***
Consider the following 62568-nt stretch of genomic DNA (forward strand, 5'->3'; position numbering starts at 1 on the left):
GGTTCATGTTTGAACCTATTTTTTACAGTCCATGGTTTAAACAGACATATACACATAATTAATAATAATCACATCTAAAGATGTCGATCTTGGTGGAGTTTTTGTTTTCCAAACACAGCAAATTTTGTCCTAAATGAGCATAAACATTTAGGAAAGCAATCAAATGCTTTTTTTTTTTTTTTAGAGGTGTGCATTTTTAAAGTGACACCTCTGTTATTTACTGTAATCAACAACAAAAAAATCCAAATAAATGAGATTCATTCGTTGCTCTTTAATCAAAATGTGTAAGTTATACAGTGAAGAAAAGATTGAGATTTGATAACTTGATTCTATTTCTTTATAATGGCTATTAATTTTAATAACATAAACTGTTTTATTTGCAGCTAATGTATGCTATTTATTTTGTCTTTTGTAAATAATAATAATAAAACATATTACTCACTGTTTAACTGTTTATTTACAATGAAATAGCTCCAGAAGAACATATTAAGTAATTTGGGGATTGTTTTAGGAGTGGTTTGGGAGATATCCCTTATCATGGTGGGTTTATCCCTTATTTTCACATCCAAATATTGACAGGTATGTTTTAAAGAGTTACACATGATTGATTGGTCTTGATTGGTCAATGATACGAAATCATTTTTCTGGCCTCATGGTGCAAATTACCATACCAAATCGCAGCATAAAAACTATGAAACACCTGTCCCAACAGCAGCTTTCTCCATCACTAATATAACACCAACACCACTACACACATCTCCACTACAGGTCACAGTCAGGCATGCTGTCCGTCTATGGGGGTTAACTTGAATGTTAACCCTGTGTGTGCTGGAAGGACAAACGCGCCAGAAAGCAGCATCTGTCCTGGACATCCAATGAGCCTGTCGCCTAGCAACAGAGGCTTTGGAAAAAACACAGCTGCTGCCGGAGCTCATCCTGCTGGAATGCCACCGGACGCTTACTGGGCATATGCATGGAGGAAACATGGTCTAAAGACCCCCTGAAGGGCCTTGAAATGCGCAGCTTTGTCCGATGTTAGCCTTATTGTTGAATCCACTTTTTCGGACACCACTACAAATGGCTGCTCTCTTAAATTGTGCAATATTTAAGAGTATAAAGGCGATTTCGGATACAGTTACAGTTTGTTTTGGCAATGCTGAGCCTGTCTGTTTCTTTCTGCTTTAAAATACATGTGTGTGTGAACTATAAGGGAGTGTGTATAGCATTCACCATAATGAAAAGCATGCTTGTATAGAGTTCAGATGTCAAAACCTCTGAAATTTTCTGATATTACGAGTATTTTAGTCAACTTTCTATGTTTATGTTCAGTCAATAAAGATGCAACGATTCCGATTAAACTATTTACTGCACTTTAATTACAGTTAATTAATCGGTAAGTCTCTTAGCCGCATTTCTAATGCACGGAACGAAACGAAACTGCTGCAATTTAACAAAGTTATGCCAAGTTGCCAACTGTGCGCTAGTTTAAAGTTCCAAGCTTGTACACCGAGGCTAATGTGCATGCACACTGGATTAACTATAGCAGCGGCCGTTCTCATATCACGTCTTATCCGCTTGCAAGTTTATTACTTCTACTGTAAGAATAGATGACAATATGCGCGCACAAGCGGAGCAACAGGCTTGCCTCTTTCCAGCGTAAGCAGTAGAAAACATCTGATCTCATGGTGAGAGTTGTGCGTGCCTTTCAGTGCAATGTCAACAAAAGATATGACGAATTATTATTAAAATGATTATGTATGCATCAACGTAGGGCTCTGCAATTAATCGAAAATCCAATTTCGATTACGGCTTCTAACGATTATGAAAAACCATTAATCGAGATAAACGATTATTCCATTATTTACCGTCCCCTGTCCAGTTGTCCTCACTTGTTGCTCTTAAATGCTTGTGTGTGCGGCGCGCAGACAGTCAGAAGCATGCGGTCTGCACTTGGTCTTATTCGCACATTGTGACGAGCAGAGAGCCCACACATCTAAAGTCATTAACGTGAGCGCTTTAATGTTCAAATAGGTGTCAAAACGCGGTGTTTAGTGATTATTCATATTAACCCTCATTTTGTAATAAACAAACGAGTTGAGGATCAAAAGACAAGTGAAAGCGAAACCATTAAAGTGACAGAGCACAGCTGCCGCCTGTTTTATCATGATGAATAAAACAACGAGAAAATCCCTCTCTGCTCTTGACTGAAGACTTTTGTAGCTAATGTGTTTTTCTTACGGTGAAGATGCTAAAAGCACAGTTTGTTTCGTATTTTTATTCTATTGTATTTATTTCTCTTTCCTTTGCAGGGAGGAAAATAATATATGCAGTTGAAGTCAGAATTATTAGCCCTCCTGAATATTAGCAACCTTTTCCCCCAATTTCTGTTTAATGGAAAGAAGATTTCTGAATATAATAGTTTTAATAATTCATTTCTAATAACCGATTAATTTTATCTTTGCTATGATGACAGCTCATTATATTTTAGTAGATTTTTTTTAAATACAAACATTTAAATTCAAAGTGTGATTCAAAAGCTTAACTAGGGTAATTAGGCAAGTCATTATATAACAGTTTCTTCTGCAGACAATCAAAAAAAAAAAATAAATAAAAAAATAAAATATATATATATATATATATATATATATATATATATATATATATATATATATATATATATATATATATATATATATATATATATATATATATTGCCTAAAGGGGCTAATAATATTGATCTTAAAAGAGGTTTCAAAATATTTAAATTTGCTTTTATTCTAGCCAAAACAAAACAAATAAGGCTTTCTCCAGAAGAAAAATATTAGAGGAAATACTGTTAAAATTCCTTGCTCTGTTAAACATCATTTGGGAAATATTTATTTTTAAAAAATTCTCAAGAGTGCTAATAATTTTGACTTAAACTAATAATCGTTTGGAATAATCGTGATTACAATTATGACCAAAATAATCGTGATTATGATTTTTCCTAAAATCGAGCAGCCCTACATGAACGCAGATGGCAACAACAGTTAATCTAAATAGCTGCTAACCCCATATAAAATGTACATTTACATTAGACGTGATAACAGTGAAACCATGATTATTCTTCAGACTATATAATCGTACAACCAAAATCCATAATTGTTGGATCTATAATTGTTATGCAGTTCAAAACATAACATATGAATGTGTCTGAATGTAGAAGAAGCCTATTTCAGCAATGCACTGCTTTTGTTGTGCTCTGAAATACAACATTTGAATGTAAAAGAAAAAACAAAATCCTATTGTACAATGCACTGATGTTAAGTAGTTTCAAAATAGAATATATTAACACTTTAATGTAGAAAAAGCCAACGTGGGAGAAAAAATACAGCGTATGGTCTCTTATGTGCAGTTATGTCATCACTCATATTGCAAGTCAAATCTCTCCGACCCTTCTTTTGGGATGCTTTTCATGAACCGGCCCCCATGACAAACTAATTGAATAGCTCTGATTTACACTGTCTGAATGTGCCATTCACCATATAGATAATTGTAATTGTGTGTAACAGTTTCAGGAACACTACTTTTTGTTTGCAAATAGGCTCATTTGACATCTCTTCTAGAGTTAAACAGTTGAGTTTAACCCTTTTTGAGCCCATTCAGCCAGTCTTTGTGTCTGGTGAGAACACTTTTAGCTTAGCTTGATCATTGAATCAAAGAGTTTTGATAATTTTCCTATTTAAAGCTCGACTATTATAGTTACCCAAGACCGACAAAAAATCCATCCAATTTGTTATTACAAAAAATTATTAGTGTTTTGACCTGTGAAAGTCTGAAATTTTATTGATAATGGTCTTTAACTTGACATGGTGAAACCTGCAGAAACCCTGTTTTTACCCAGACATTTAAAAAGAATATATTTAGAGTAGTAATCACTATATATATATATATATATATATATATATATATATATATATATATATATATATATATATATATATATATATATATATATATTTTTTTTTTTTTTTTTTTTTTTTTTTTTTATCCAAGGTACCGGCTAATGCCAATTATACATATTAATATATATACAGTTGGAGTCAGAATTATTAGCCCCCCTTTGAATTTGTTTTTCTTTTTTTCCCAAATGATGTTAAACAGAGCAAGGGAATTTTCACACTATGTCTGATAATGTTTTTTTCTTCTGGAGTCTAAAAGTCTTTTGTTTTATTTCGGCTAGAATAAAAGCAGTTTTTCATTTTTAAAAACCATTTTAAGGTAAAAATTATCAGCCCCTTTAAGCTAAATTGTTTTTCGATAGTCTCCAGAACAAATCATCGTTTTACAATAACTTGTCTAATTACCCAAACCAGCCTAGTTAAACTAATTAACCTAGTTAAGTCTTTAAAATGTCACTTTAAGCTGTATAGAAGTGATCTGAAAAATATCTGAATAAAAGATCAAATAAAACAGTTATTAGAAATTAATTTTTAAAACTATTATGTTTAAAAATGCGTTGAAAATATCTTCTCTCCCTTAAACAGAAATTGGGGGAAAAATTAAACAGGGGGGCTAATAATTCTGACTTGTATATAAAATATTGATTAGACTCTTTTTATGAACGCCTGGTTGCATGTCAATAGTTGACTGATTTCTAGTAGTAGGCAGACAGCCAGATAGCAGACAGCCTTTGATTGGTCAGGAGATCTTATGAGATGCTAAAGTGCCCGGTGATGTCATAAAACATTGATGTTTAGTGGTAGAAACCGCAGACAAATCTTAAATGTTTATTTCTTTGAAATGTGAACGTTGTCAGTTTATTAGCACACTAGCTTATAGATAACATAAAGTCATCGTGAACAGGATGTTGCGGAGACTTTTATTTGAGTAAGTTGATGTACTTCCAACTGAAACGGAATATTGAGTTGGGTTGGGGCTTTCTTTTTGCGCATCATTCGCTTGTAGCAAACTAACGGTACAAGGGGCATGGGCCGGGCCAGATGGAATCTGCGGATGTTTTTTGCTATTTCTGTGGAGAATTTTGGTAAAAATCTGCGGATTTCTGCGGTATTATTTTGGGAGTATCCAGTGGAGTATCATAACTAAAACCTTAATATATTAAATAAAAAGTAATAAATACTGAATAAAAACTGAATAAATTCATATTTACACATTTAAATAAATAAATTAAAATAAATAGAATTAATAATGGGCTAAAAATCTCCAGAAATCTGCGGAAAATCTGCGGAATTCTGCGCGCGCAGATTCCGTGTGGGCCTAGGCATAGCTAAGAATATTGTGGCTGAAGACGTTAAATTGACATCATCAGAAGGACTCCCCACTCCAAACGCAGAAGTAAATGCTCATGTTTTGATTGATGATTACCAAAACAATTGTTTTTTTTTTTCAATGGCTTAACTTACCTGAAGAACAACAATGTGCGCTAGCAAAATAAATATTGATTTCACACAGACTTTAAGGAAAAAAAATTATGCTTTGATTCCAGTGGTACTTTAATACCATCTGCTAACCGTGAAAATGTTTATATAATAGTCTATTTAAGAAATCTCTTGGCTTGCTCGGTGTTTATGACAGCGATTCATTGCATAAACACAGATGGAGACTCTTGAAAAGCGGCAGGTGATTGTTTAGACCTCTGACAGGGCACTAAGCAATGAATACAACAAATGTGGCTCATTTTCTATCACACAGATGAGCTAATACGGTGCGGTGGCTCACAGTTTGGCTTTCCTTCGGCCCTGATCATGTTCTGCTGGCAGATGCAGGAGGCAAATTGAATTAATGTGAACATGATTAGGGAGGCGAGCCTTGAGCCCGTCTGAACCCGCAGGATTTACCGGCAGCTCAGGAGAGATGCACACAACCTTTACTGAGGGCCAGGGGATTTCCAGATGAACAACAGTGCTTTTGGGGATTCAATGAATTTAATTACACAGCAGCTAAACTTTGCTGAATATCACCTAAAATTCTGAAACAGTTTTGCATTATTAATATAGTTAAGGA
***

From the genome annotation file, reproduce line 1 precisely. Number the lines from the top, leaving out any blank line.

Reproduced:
Consider the following 62568-nt stretch of genomic DNA (forward strand, 5'->3'; position numbering starts at 1 on the left):